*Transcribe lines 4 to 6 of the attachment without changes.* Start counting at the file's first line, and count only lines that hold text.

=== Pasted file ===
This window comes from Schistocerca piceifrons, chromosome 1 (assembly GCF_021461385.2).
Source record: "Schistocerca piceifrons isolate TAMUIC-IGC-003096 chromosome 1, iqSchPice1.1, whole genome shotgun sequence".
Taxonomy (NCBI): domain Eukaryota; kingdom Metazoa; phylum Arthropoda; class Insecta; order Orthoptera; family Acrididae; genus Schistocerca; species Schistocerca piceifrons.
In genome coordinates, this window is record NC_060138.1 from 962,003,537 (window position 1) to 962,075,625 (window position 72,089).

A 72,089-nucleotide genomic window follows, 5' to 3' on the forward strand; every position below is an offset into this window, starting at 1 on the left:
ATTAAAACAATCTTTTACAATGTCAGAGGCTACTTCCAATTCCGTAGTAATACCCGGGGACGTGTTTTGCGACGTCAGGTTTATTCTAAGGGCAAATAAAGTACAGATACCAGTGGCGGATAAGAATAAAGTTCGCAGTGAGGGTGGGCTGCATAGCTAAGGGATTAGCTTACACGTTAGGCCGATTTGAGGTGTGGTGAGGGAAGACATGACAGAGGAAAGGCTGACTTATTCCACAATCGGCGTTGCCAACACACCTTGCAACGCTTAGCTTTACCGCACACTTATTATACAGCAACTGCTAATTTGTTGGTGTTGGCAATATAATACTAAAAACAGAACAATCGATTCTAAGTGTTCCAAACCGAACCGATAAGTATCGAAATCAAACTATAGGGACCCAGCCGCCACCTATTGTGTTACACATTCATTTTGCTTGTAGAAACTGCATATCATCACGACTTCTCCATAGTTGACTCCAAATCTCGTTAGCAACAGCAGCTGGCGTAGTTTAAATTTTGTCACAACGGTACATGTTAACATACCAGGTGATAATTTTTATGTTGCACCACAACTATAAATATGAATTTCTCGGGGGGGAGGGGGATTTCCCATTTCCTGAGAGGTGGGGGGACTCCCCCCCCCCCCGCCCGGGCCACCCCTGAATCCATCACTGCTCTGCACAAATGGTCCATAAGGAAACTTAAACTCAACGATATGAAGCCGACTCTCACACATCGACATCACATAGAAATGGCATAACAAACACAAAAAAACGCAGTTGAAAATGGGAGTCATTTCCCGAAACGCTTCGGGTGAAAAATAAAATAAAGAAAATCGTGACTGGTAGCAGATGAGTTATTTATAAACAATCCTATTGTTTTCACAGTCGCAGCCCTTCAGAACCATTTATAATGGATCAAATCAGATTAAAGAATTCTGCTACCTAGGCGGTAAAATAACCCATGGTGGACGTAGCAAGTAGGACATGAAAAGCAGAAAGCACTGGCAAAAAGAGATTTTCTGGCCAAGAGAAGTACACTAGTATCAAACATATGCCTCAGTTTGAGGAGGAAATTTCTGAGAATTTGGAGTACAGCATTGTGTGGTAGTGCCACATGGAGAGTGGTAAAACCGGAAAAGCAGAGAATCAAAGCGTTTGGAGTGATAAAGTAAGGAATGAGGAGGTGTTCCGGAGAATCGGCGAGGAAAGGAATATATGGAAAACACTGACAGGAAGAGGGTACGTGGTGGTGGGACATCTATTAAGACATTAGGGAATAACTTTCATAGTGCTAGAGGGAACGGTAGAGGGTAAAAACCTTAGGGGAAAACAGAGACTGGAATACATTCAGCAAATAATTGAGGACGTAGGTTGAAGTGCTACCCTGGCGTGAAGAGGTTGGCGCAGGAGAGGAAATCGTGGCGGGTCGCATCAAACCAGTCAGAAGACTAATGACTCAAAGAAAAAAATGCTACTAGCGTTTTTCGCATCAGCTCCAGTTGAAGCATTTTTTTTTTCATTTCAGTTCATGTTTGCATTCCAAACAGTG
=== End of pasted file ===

In genome coordinates, this window is record NC_060138.1 from 962,003,537 (window position 1) to 962,075,625 (window position 72,089).

A 72,089-nucleotide genomic window follows, 5' to 3' on the forward strand; every position below is an offset into this window, starting at 1 on the left:
ATTAAAACAATCTTTTACAATGTCAGAGGCTACTTCCAATTCCGTAGTAATACCCGGGGACGTGTTTTGCGACGTCAGGTTTATTCTAAGGGCAAATAAAGTACAGATACCAGTGGCGGATAAGAATAAAGTTCGCAGTGAGGGTGGGCTGCATAGCTAAGGGATTAGCTTACACGTTAGGCCGATTTGAGGTGTGGTGAGGGAAGACATGACAGAGGAAAGGCTGACTTATTCCACAATCGGCGTTGCCAACACACCTTGCAACGCTTAGCTTTACCGCACACTTATTATACAGCAACTGCTAATTTGTTGGTGTTGGCAATATAATACTAAAAACAGAACAATCGATTCTAAGTGTTCCAAACCGAACCGATAAGTATCGAAATCAAACTATAGGGACCCAGCCGCCACCTATTGTGTTACACATTCATTTTGCTTGTAGAAACTGCATATCATCACGACTTCTCCATAGTTGACTCCAAATCTCGTTAGCAACAGCAGCTGGCGTAGTTTAAATTTTGTCACAACGGTACATGTTAACATACCAGGTGATAATTTTTATGTTGCACCACAACTATAAATATGAATTTCTCGGGGGGGAGGGGGATTTCCCATTTCCTGAGAGGTGGGGGGACTCCCCCCCCCCCCGCCCGGGCCACCCCTGAATCCATCACTGCTCTGCACAAATGGTCCATAAGGAAACTTAAACTCAACGATATGAAGCCGACTCTCACACATCGACATCACATAGAAATGGCATAACAAACACAAAAAAACGCAGTTGAAAATGGGAGTCATTTCCCGAAACGCTTCGGGTGAAAAATAAAATAAAGAAAATCGTGACTGGTAGCAGATGAGTTATTTATAAACAATCCTATTGTTTTCACAGTCGCAGCCCTTCAGAACCATTTATAATGGATCAAATCAGATTAAAGAATTCTGCTACCTAGGCGGTAAAATAACCCATGGTGGACGTAGCAAGTAGGACATGAAAAGCAGAAAGCACTGGCAAAAAGAGATTTTCTGGCCAAGAGAAGTACACTAGTATCAAACATATGCCTCAGTTTGAGGAGGAAATTTCTGAGAATTTGGAGTACAGCATTGTGTGGTAGTGCCACATGGAGAGTGGTAAAACCGGAAAAGCAGAGAATCAAAGCGTTTGGAGTGATAAAGTAAGGAATGAGGAGGTGTTCCGGAGAATCGGCGAGGAAAGGAATATATGGAAAACACTGACAGGAAGAGGGTACGTGGTGGTGGGACATCTATTAAGACATTAGGGAATAACTTTCATAGTGCTAGAGGGAACGGTAGAGGGTAAAAACCTTAGGGGAAAACAGAGACTGGAATACATTCAGCAAATAATTGAGGACGTAGGTTGAAGTGCTACCCTGGCGTGAAGAGGTTGGCGCAGGAGAGGAAATCGTGGCGGGTCGCATCAAACCAGTCAGAAGACTAATGACTCAAAGAAAAAAATGCTACTAGCGTTTTTCGCATCAGCTCCAGTTGAAGCATTTTTTTTTTCATTTCAGTTCATGTTTGCATTCCAAACAGTG